Boswellia vs Turmeric

Boswellia vs Turmeric: A Detailed Comparison for Inflammation and Joint Pain Relief

Inflammatory conditions, particularly joint pain, have increased lately – but natural remedies like boswellia and turmeric have been making waves for their powerful efficiency in alleviating these conditions. But which of these remedies is more powerful and offers the most benefits?

Today, we’re doing a comparative analysis between boswellia vs. turmeric to see whose benefits offer greater protection against inflammatory problems.

Boswellia: An Overview

Boswellia

Boswellia is an herbal extract from the Boswellia serrata tree whose usage dates back to Biblical times when it was commonly used as frankincense. It’s also been used medicinally, with the sap, bark, and other plant parts of the Boswellia serrata tree being consumed for therapeutic purposes for centuries.

Boswellic acids are the active compounds of frankincense, and AKBA or 3-O-acetyl-11-keto-β-boswellic acid is the most important and powerful acid among them. Some studies have shown that using this acid can help improve and sharpen one’s cognition and enhance memory among animals and humans.

Studies show that boswellia has strong anti-inflammatory properties and may effectively treat inflammatory conditions like osteoarthritis, rheumatoid arthritis, and inflammatory bowel disease. It also works as an effective analgesic, protecting joint cartilage from damage and degradation.

Supplements containing Boswellia serrata extracts are widely available. They’re vegan/vegetarian and are gluten-free, making them suitable for various diets.

Turmeric: An Overview

Turmeric

Turmeric (Curcuma longa) is a perennial, herbaceous flowering plant native to the Indian subcontinent and Southeast Asia and comes from the ginger family (Zingiberaceae).  As a spice, it’s easily identifiable for its deep, golden-orange color and is used for adding color, flavor, and nutrition to foods.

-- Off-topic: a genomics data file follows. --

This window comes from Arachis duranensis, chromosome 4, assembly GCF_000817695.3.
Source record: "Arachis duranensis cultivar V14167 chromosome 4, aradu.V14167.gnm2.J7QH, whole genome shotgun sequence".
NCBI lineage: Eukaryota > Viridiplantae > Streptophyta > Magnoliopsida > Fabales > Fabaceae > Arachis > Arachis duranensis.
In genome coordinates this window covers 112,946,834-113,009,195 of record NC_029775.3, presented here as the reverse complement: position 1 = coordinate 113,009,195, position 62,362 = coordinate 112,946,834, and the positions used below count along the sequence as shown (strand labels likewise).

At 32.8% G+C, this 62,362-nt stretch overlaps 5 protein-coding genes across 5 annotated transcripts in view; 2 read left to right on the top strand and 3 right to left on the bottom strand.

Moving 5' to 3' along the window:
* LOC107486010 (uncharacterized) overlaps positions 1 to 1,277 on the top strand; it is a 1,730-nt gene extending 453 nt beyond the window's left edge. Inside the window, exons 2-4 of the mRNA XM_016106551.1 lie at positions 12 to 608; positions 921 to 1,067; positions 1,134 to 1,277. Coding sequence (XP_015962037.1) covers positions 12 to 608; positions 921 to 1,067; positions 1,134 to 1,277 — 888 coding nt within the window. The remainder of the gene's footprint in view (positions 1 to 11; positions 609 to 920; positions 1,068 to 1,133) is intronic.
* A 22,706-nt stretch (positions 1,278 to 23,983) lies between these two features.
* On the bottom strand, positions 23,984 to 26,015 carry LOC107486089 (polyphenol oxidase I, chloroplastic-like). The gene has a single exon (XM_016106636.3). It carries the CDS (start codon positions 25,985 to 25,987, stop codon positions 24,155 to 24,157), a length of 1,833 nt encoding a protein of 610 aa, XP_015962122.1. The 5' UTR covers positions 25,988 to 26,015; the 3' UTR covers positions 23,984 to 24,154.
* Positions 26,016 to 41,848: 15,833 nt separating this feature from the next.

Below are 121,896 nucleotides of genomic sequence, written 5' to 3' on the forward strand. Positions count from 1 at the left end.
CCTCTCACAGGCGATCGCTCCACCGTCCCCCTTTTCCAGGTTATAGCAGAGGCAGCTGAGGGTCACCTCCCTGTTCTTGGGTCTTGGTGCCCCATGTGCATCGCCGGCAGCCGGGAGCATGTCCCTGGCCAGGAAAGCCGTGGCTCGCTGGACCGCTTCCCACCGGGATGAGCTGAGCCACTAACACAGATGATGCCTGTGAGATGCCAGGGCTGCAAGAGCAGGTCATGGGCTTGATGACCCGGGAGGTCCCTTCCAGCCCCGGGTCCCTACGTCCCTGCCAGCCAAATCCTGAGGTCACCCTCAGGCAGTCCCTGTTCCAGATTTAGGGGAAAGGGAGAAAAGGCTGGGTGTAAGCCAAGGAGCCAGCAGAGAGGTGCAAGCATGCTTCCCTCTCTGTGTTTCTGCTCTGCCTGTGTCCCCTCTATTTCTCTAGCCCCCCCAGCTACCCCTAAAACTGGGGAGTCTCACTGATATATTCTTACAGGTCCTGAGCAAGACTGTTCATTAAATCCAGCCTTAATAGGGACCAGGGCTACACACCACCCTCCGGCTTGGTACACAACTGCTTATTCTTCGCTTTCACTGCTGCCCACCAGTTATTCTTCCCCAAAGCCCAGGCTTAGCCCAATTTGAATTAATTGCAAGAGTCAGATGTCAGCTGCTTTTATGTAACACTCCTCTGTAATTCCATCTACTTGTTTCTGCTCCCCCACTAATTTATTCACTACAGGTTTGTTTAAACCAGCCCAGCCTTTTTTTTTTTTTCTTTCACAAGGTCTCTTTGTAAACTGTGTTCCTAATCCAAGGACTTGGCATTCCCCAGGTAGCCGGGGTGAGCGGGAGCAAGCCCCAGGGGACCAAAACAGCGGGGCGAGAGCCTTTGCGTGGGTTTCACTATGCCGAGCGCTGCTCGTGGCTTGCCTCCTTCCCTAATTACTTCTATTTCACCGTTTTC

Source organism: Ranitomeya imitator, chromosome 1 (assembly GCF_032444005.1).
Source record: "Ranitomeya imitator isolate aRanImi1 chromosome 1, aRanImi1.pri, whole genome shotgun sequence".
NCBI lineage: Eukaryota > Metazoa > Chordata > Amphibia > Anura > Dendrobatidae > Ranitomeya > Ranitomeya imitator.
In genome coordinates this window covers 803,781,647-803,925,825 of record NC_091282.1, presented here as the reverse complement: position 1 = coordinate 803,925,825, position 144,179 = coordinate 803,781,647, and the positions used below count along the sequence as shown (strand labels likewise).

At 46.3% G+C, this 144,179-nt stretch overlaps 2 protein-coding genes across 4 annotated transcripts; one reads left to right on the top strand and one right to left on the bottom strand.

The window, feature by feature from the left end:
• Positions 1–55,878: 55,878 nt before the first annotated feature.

Turmeric is rich in health benefits thanks to curcumin, which gives it its rich yellow hue and flavor. Curcumin is the ingredient found in turmeric, responsible for its distinct yellowish pigment and many health benefits such as pain relief, lower blood pressure, stronger gut health, and anti-inflammatory properties.

Studies show that curcumin has a powerful mitigating effect on oxidative stress and can increase the body's antioxidant levels, as demonstrated by various research studies on some turmeric supplements. Curcumin can protect the body from free radicals and upregulate antioxidative protein markers Nrf2 and HO-1, suppressing cellular oxidative stress.

Another study found that curcumin could help ease osteoarthritis pain. The research involved people with knee osteoarthritis symptoms and yielded optimal results with fewer side effects among those who took curcumin and lost nearly 2% of their body weight in a month.

Comparative Analysis: Boswellia vs Turmeric

Various studies compare the efficacy of Boswellia and Turmeric in treating inflammation and joint pain.

Bioavailability

Despite its reputed benefits, the therapeutic potential of curcumin is still debated due to its relatively poor bioavailability in humans, even when administered at a high dosage. The poor bioavailability can be attributed to factors like low absorption by the small intestine, extensive reductive and conjugative metabolism in the liver, and elimination through the gall bladder.

On the other hand, boswellic acids, the active compounds of boswellia, known for their anti-inflammatory effects, also suffer from poor bioavailability because of their hydrophobicity and poor water solubility.

Ultimately, if one decides to take either boswellia or turmeric, one would need to take other substances, like piperine, to increase their bioavailability.

Anti-Inflammatory Benefits

Between turmeric and boswellia, turmeric is more widely known and studied for its anti-inflammatory effects. In comparison, research on Boswellia’s effects is less available and less popular than turmeric. However, some studies have found that long-term usage of Boswellia for patients with osteoarthritis can be just as safe and effective in combatting its inflammatory effects and other symptoms.

Risk of Side Effects

Both turmeric and boswellia are considered generally safe and have a low incidence of side effects. Both substances' most commonly reported side effects include headaches, dizziness, nausea, stomach upset, and bloating.

However, In terms of drug interactions, boswellia has no known serious, moderate, or mild interactions with other drugs. Conversely, turmeric interacts with anticoagulant/antiplatelet drugs, which slow blood clotting. Turmeric might slow blood clotting and increase the risk of bruising and bleeding. Taking turmeric with diabetes medications might cause blood sugar to drop too low, while turmeric’s antioxidant properties can diminish the effects of anti-cancer medications. 

Turmeric can also interact with sulfasalazine, estrogen, immunosuppressive drugs, and certain antibiotics.

Boswellia & Turmeric – Better Together?

Despite having distinct chemical structures, curcuminoids, and boswellic gum resin have long been used in Ayurvedic medicine to relieve people suffering from inflammatory and degenerative health conditions.